I've known for years that conservatives would go all-out in their attempts to canonize Reagan upon his death. Their efforts were so inaccurate - and my local newspaper printed so many blindly idolatrous letters - that I had to speak my piece:
The current media effort to canonize Ronald Reagan, including Sunday's multi-page encomium, requires a re-balancing of the scales. Reagan's Teflon shell - combined with an unprecedented degree of media sycophancy - perpetuates the mythologies of his presidency even after his passing. "Morning in America" jingles and Panglossian rhetoric may have made us feel better about our country, but fondly remembering Reagan's destructive policies is as nonsensical as today's students having high self-esteem and low test scores.
Most historians, less swayed by simplistic slogans, consider Reagan a below-average president. Often mistakenly credited with winning the Cold War against the Soviet Union, which had been collapsing for decades, Reagan's greatest real accomplishment was demonizing government in general - and social programs in particular - while overlooking the massive corruption both inside and outside his administration.
Rush Limbaugh, always prone to a highly exaggerated opinion of Ronald Reagan's tenure in office, once stated that this nation owes Reagan "a debt that it can never repay." That is true, but not in the way Rush intended. Reagan - that alleged paragon of fiscal discipline - never submitted a balanced budget to Congress, and we will be paying for his supply-side budget deficits far into the future. This coming Friday should not be a one-time national holiday in memory of Reagan, but every April 15th should be. We should remember Ronald Reagan for generations to come, as we continue to pay for the unrestrained borrow-and-waste orgy of the 1980s.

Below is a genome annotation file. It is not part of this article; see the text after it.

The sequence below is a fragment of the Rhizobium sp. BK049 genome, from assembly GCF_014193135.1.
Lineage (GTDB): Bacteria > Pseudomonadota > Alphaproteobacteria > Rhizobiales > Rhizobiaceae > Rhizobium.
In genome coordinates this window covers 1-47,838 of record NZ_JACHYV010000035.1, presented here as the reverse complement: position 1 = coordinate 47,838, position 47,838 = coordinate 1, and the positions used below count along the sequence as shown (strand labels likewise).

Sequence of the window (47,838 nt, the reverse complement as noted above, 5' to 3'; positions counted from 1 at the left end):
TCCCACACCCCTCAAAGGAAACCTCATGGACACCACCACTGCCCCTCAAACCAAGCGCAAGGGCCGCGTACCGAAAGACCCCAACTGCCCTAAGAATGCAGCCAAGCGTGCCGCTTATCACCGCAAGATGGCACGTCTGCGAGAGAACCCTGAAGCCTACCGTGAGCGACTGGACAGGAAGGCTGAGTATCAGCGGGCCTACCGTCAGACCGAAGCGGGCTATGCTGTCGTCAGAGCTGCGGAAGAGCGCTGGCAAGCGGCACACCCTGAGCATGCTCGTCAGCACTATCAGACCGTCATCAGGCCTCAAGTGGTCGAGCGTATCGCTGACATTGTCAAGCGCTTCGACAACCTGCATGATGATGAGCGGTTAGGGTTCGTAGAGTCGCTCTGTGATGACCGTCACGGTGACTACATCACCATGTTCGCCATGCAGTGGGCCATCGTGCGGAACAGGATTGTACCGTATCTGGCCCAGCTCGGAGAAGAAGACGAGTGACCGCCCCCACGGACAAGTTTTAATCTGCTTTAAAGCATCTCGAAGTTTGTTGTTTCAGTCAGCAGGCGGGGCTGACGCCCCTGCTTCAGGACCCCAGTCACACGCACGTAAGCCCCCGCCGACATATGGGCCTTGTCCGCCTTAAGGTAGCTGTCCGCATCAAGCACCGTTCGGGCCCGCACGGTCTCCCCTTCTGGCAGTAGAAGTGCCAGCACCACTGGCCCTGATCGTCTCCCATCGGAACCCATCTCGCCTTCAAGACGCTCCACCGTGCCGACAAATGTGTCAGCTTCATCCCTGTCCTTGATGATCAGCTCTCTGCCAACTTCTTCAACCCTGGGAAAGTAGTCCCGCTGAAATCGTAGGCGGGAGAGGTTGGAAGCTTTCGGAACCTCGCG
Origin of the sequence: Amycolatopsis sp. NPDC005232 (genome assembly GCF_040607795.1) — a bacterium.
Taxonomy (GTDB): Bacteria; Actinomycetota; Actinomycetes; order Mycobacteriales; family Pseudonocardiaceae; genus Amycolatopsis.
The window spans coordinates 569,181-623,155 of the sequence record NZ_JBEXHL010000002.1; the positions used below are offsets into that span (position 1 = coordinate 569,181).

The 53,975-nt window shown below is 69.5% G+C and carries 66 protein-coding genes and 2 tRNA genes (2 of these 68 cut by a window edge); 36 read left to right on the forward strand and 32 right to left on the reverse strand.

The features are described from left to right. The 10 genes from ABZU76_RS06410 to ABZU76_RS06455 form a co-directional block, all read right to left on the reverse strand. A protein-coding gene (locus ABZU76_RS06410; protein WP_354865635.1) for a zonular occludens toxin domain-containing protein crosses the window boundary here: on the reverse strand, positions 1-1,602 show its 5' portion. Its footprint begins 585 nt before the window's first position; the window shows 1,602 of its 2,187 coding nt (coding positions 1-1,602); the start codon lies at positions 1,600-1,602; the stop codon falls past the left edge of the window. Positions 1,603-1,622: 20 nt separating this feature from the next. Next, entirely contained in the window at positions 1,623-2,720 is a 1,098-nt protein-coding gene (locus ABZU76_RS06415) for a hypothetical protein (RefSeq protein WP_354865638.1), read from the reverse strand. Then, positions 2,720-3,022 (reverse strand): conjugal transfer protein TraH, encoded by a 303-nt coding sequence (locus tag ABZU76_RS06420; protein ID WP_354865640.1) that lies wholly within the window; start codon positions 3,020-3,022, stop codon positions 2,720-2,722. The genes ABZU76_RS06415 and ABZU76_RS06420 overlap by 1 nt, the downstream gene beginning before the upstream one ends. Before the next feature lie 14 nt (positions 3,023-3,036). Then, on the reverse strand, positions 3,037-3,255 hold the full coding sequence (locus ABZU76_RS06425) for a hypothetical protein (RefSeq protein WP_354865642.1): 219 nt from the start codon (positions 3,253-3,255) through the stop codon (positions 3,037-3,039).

While I have nothing but sincere condolences for Reagan's family and friends, who have experienced the loss of a loved one as none of us should, we should not whitewash his disastrous presidency: turning America from the world's biggest creditor nation to its biggest debtor, lying about arms-for-hostages deals with so-called "moderate" terrorists, supporting murderous thugs in Central America while calling them "freedom fighters," ignoring the AIDS epidemic, denigrating social programs with fictitious "welfare queens," and deregulating S&Ls to the tune of a $500 billion taxpayer-funded bailout.
Ronald Reagan may have been a charming man, but - even by GOP standards - he was an abysmal president.
update (6/14): An edited version of my letter was published as "Reagan wasn't saint he's made out to be."
update 2 (6/21): A response to my letter was published under the title "Reagan inherited troubled country," to which I replied:
The emotionalism of many Reagan mourners--those who are inclined to excuse rather than examine his legacy--never ceases to amaze me. That Carter, an honorable president who bravely told unpalatable truths to our nation, is considered worse than one who vacillated between cluelessness and mendacity illustrates much about the GOP's true believers.
The other source of my continual amazement is the inability of Reagan's would-be defenders to address any of the facts regarding his disastrous presidency; instead, they perform a simple misdirection and attack Carter instead. This response to my letter is a typical example: he could not refute any of the facts, preferring instead the plaintive wail that Reagan made him feel better.
Unfortunately, those warm fuzzies don't erase the damage done during the 1980s.